My standard Veteran’s Day lesson consists of setting our own white table. As we turn the pages of Margot Theis Raven’s tribute to America’s soldiers, students approach the table and add each symbolic item until we have created our own classroom memorial. I have supplemented this activity with other mindless activities that are quite frankly dishonorable to the sacrifices our soldiers make.
While these activities sufficed for my beginning years as a teacher, I can’t justify calling myself a teacher when I expose my students to superficial “Veteran’s Day” activities. On the hunt for meaningful and authentic resources, I came across the Veteran’s HIstory Project courtesy of the Library of Congress. Here, students can search a vast collection of letters, sound bits, images, and interview transcripts contributed by soldiers, their family members, historians, etc. Visitors can limit their search by war era and/or military branch.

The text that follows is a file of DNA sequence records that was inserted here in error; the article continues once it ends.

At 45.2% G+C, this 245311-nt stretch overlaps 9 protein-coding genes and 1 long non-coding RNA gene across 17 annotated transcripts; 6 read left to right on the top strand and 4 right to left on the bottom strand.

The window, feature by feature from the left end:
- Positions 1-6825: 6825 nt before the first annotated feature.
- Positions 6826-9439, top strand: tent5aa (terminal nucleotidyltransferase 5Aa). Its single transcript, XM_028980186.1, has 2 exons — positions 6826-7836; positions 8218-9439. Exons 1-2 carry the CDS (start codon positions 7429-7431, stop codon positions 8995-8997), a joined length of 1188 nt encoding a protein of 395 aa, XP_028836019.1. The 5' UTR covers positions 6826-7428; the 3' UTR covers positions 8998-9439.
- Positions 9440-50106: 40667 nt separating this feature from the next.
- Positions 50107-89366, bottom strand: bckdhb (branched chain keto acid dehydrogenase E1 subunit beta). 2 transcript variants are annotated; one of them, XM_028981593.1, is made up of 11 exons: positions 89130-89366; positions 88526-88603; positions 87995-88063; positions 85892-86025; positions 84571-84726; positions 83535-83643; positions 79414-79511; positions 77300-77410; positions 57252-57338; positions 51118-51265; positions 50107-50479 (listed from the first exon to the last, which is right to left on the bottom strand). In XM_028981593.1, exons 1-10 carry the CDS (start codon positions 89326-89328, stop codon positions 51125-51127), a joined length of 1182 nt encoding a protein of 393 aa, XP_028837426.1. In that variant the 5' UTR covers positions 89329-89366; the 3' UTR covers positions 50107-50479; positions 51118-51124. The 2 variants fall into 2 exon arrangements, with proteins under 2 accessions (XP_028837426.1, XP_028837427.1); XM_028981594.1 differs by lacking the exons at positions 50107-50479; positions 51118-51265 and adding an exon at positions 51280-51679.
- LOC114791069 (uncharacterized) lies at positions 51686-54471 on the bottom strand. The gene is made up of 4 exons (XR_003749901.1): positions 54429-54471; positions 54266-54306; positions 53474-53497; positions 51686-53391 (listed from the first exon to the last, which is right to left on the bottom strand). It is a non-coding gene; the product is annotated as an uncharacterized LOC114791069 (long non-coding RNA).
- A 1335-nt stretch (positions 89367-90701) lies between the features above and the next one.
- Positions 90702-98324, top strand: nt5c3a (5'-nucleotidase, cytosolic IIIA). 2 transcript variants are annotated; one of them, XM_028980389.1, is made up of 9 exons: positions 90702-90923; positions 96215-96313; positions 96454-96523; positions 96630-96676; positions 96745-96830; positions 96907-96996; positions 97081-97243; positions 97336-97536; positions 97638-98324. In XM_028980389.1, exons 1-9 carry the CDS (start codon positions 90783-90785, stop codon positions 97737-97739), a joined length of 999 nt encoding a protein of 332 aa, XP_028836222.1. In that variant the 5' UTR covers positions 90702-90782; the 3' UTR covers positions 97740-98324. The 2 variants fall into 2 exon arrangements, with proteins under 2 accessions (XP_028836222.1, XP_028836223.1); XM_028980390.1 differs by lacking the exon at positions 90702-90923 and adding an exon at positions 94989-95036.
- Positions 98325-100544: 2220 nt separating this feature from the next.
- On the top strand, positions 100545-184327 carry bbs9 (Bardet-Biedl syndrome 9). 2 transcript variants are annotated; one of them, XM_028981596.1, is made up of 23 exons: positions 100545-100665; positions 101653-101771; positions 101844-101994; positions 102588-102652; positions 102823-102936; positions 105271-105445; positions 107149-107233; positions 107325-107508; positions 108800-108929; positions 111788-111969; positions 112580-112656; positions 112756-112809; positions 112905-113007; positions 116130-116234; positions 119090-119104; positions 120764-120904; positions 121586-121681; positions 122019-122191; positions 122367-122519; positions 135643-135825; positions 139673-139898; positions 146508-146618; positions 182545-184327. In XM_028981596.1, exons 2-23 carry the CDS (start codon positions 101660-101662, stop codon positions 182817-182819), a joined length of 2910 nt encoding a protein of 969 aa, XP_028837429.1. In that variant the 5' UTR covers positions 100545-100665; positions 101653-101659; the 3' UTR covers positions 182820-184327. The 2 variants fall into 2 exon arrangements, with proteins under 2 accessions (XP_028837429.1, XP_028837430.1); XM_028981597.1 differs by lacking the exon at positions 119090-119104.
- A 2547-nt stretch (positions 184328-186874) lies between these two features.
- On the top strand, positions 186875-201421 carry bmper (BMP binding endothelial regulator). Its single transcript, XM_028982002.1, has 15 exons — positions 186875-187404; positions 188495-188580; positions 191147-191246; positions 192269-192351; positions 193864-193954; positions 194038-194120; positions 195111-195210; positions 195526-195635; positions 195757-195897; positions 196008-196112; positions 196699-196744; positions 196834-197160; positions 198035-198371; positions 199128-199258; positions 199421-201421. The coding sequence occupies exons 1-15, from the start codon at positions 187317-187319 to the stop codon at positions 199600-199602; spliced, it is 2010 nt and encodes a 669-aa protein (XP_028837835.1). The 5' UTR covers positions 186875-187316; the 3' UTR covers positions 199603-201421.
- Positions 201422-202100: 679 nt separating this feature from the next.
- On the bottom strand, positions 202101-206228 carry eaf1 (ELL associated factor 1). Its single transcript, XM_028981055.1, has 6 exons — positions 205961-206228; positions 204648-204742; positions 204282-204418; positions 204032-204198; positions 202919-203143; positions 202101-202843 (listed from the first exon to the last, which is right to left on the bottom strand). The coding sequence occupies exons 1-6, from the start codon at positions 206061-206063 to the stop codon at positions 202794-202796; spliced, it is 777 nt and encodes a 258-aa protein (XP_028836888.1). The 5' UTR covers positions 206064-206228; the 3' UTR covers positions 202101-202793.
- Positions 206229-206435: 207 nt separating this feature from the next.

I plan to incorporate this resource by allowing students to pick a military branch and war era out of a hat. Students will search five selections and pare down their selection to one resource that they will share via a Stir the Class* model. Students will gather three quotes or important information to share. They will write them down on a paper. Next, students will mingle around the class, sharing their selections and recording other students’ responses until they have accumulated 20 ideas.
When my district opted to have students in school on Veteran’s Day, they intended for meaningful lessons to be incorporated into the social studies classroom. I hope this learning experience will serve as a valuable and honorable tribute for America’s soldiers.